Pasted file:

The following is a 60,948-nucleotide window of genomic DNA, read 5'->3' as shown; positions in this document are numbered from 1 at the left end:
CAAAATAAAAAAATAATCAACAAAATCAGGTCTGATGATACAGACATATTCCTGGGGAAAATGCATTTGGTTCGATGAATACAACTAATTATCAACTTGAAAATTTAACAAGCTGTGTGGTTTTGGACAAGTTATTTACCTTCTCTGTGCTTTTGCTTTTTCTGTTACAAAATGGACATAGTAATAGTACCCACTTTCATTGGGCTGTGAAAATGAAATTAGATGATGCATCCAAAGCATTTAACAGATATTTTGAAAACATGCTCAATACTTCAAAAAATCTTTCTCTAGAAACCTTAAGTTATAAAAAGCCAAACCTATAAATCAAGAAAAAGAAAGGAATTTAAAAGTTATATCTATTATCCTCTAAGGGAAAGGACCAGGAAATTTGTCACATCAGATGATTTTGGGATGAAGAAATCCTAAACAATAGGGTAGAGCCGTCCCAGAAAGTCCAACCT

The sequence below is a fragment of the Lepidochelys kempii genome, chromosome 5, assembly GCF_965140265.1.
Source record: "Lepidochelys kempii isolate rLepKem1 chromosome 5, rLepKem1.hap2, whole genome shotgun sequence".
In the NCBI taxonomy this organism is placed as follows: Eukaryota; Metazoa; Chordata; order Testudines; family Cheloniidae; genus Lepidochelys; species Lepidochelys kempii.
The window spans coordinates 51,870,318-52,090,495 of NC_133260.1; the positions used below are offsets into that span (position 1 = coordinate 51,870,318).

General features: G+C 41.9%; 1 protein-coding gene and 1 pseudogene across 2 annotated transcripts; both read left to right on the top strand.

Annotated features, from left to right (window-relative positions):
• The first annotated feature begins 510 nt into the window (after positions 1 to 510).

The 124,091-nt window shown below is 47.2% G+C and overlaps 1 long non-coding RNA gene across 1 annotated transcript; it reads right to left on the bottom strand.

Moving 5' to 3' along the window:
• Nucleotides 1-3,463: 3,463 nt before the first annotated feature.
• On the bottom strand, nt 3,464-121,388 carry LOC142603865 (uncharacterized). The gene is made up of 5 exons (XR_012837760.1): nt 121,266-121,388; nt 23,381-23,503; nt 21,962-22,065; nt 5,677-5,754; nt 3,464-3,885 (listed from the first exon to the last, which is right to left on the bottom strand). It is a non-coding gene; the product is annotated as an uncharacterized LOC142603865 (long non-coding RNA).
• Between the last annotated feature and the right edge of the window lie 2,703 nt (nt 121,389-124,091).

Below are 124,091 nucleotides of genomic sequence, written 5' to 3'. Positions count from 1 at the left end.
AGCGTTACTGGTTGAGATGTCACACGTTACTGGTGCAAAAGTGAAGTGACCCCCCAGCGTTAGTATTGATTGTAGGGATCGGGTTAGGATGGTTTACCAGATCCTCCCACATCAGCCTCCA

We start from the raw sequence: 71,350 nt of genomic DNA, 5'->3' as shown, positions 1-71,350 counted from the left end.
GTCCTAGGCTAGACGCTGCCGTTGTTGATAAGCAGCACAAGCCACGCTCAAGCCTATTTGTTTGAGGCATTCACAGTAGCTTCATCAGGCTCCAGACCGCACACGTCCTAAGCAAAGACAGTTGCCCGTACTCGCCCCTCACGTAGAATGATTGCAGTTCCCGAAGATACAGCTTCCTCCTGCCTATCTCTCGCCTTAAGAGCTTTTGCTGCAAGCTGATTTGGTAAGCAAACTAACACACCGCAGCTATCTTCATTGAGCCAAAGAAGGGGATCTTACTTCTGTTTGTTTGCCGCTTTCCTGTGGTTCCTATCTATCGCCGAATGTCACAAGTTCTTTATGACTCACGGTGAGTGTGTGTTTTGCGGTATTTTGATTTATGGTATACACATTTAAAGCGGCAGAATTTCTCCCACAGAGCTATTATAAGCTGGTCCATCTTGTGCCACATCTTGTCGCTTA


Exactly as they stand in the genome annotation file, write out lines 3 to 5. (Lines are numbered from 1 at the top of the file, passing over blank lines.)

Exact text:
The sequence below is a fragment of the Lepidochelys kempii genome, chromosome 5, assembly GCF_965140265.1.
Source record: "Lepidochelys kempii isolate rLepKem1 chromosome 5, rLepKem1.hap2, whole genome shotgun sequence".
In the NCBI taxonomy this organism is placed as follows: Eukaryota; Metazoa; Chordata; order Testudines; family Cheloniidae; genus Lepidochelys; species Lepidochelys kempii.